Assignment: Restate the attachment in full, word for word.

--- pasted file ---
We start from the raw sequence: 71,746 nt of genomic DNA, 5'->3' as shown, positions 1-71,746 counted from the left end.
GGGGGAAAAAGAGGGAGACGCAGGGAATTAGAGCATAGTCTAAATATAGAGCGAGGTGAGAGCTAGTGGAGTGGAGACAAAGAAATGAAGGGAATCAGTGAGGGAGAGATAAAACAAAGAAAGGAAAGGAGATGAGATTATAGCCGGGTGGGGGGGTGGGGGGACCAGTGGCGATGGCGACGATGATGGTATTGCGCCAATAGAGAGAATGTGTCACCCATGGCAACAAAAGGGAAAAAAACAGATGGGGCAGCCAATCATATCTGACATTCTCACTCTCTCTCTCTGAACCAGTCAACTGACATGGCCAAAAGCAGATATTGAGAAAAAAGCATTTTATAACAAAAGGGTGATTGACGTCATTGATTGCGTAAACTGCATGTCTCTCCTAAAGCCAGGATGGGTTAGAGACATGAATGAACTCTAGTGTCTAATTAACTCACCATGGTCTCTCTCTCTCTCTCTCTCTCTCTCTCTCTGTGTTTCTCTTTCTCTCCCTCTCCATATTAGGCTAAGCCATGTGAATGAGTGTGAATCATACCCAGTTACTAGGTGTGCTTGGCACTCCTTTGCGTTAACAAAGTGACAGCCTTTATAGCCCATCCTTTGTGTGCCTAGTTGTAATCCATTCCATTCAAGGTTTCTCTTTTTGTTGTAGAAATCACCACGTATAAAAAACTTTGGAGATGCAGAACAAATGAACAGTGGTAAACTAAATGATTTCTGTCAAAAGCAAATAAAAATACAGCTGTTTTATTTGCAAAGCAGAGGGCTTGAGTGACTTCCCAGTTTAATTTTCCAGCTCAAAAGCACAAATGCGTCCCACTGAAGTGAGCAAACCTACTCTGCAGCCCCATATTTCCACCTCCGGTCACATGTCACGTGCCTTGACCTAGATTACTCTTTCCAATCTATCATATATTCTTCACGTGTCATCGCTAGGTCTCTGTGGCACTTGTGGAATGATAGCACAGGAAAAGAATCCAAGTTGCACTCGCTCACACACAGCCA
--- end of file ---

We start from the raw sequence: 71,746 nt of genomic DNA, 5'->3' as shown, positions 1-71,746 counted from the left end.
GGGGGAAAAAGAGGGAGACGCAGGGAATTAGAGCATAGTCTAAATATAGAGCGAGGTGAGAGCTAGTGGAGTGGAGACAAAGAAATGAAGGGAATCAGTGAGGGAGAGATAAAACAAAGAAAGGAAAGGAGATGAGATTATAGCCGGGTGGGGGGGTGGGGGGACCAGTGGCGATGGCGACGATGATGGTATTGCGCCAATAGAGAGAATGTGTCACCCATGGCAACAAAAGGGAAAAAAACAGATGGGGCAGCCAATCATATCTGACATTCTCACTCTCTCTCTCTGAACCAGTCAACTGACATGGCCAAAAGCAGATATTGAGAAAAAAGCATTTTATAACAAAAGGGTGATTGACGTCATTGATTGCGTAAACTGCATGTCTCTCCTAAAGCCAGGATGGGTTAGAGACATGAATGAACTCTAGTGTCTAATTAACTCACCATGGTCTCTCTCTCTCTCTCTCTCTCTCTCTCTCTGTGTTTCTCTTTCTCTCCCTCTCCATATTAGGCTAAGCCATGTGAATGAGTGTGAATCATACCCAGTTACTAGGTGTGCTTGGCACTCCTTTGCGTTAACAAAGTGACAGCCTTTATAGCCCATCCTTTGTGTGCCTAGTTGTAATCCATTCCATTCAAGGTTTCTCTTTTTGTTGTAGAAATCACCACGTATAAAAAACTTTGGAGATGCAGAACAAATGAACAGTGGTAAACTAAATGATTTCTGTCAAAAGCAAATAAAAATACAGCTGTTTTATTTGCAAAGCAGAGGGCTTGAGTGACTTCCCAGTTTAATTTTCCAGCTCAAAAGCACAAATGCGTCCCACTGAAGTGAGCAAACCTACTCTGCAGCCCCATATTTCCACCTCCGGTCACATGTCACGTGCCTTGACCTAGATTACTCTTTCCAATCTATCATATATTCTTCACGTGTCATCGCTAGGTCTCTGTGGCACTTGTGGAATGATAGCACAGGAAAAGAATCCAAGTTGCACTCGCTCACACACAGCCA